Movie review by
Nell Minow, Common Sense Media
Elektra Movie Poster Image
Violent comic book movie with lingerie costumes.
  • PG-13
  • 2005
  • 100 minutes

Parents say

age 13+
Based on 5 reviews

Kids say

age 10+
Based on 11 reviews

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A lot or a little?

The parents' guide to what's in this movie.


Extensive, graphic comic book-style violence.


A couple of kisses.


Strong language but nothing your teen hasn't heard.

Drinking, Drugs & Smoking

What parents need to know

Parents need to know that this movie features extensive and graphic (for PG-13) comic book-style violence with a lot of martial arts fights. Many characters are killed. There are brief grisly images. Characters use some strong language (s-word, etc.).

User Reviews

  • Parents say
  • Kids say
Adult Written byfahimforid December 19, 2020
Adult Written byUgzilla October 15, 2020

Fairly clean show w/ good special effects, average overall

My top priority - avoiding overly sexualized content for youth.
For 30 or 40 minutes of the movie I'd estimate, Jennifer Garner is wearing a mildly provoca... Continue reading
Teen, 14 years old Written bystephcurr123 July 13, 2018

Superhero adventure is super uneven combined with bad acting

Elektra is an action film based on the Marvel character of the same name. The story is super generic and confusing. It is incredible uneven, and the dialogue is... Continue reading
Teen, 14 years old Written byoctobuddythefan... March 5, 2021


Well CSM got it wrong regarding violence.. there is barely any bloodshed, and mild kissing, and just a little bit occasional drinking and it is less profane (j... Continue reading

What's the story?

Elektra (Jennifer Garner), a highly successful assassin for hire, has flashbacks that remind her of her demanding father and loving but doomed mother. When her new targets turn out to be a father and daughter who had befriended her, she decides to save them instead. She feels protective toward them because they have a strong father-daughter bond, something she longed for with her own father. And because the girl reminds her of herself. And because the father is played by the smoulderingly attractive Goran Visnjic. This puts her at odds with a diabolical group of bad guys known as The Hand, including Typhoid (a woman whose poisonous breath causes instant death), Tattoo (a man whose intricate tattoos of fierce creatures come alive to spy or attack), and Kinko (he isn't there to make copies).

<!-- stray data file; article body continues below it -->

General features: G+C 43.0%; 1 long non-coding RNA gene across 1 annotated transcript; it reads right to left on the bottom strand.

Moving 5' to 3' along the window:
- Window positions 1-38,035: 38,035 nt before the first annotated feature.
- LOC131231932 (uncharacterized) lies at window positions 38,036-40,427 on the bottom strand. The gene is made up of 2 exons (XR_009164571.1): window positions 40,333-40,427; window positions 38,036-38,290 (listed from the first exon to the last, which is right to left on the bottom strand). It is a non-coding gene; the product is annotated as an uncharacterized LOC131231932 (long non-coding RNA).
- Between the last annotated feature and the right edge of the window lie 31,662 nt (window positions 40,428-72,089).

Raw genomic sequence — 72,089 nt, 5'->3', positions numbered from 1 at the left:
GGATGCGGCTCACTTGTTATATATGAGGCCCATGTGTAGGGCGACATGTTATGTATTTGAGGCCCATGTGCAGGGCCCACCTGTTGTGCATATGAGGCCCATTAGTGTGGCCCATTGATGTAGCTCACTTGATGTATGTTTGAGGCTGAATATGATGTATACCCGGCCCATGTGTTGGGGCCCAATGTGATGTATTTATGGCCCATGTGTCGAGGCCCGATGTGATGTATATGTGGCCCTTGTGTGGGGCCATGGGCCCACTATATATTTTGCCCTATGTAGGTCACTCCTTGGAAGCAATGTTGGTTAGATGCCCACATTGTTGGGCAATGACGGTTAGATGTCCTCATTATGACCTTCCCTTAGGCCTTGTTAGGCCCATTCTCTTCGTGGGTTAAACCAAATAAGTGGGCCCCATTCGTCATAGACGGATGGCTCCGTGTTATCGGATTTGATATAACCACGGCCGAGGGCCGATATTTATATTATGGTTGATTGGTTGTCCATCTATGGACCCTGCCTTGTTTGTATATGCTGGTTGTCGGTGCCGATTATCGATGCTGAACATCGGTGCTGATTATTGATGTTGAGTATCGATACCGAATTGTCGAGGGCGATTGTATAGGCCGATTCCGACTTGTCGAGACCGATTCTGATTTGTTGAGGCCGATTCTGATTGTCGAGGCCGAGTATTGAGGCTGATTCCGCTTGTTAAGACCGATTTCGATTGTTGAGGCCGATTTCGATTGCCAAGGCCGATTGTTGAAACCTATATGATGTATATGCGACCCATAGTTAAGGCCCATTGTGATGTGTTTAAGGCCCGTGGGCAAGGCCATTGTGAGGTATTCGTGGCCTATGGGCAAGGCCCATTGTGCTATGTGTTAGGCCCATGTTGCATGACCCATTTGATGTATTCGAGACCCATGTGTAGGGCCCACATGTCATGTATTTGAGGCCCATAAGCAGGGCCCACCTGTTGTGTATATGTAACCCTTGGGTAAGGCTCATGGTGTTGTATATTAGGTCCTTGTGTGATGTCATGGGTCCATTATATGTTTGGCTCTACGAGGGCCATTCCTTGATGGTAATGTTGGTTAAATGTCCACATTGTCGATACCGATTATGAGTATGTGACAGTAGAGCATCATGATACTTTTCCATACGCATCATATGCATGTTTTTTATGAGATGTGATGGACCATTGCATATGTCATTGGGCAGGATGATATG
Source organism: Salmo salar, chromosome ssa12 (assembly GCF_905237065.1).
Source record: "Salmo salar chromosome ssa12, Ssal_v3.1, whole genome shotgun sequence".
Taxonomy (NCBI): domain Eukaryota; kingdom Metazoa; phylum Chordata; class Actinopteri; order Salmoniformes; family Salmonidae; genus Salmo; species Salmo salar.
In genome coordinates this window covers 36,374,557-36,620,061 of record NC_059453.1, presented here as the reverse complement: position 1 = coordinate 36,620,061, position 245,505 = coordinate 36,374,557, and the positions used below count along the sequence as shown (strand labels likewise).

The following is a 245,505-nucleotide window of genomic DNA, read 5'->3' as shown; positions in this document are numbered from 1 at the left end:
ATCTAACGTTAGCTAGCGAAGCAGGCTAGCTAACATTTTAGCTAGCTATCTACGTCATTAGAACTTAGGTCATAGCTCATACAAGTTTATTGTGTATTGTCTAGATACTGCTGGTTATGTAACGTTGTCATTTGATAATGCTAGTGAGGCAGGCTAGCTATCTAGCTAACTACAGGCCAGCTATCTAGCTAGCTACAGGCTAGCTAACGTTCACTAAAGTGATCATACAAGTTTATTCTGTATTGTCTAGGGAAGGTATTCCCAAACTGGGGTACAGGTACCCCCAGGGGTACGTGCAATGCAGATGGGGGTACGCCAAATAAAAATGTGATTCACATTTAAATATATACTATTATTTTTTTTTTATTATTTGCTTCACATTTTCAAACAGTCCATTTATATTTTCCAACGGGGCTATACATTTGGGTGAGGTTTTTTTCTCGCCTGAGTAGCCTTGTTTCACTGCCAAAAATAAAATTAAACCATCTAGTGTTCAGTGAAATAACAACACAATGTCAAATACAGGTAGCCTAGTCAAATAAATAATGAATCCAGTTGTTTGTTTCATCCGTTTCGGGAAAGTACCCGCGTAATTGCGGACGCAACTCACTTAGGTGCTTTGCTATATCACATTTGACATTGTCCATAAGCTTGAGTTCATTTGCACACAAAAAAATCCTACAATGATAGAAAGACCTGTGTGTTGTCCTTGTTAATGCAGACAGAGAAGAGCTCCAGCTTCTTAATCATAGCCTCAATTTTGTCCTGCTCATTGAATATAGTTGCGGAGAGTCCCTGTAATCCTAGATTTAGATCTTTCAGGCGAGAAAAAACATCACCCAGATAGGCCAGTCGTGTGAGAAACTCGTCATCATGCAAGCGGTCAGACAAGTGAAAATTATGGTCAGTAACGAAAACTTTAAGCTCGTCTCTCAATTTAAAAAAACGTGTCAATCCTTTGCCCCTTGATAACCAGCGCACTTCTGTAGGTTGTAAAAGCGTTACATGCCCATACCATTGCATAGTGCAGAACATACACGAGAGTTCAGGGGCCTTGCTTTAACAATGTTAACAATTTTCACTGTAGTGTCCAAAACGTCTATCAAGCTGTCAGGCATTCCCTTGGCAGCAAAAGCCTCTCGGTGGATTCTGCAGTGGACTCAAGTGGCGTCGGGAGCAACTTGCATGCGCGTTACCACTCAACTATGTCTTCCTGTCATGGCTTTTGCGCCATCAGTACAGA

Is it any good?

This is a comic book movie that feels like it might have been made for the Lifetime channel ... with costumes by Victoria's Secret. To paraphrase the most famous line from A League of Their Own, "there's no crying in comic book movies" -- at least there shouldn't be, not by the superhero, anyway. Yes, there is kick-boxing, and stuff blows up. There is faux-meaningful comic book dialogue like "This ends here." And there are some cool special effects. But there's too much focus on Elektra's past and feelings and not enough focus on making the rest of the good or bad guys interesting.

There are some good action sequences, the best borrowing from the far-better Hong Kong films. Garner is toned and that midriff-baring costume makes her look more like Comic Book Barbie than like a killer. But she is also toned down. We get almost no chance to see those marvelous dimples or even any facial expressions other than "tortured" and "resolute."

Talk to your kids about ...

  • Families can talk about Elektra's answer to Abby's question about why she does what she does. Why did she have to leave her training? What will she do next?

Movie details

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